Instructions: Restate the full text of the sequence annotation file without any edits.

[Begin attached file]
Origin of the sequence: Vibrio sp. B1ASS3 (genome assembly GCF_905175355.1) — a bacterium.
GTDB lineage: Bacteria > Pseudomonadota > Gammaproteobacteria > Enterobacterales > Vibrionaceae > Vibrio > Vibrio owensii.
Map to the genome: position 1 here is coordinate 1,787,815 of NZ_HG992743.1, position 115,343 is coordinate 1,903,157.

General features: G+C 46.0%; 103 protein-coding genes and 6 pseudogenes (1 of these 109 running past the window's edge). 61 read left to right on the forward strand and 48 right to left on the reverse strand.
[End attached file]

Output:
Origin of the sequence: Vibrio sp. B1ASS3 (genome assembly GCF_905175355.1) — a bacterium.
GTDB lineage: Bacteria > Pseudomonadota > Gammaproteobacteria > Enterobacterales > Vibrionaceae > Vibrio > Vibrio owensii.
Map to the genome: position 1 here is coordinate 1,787,815 of NZ_HG992743.1, position 115,343 is coordinate 1,903,157.

General features: G+C 46.0%; 103 protein-coding genes and 6 pseudogenes (1 of these 109 running past the window's edge). 61 read left to right on the forward strand and 48 right to left on the reverse strand.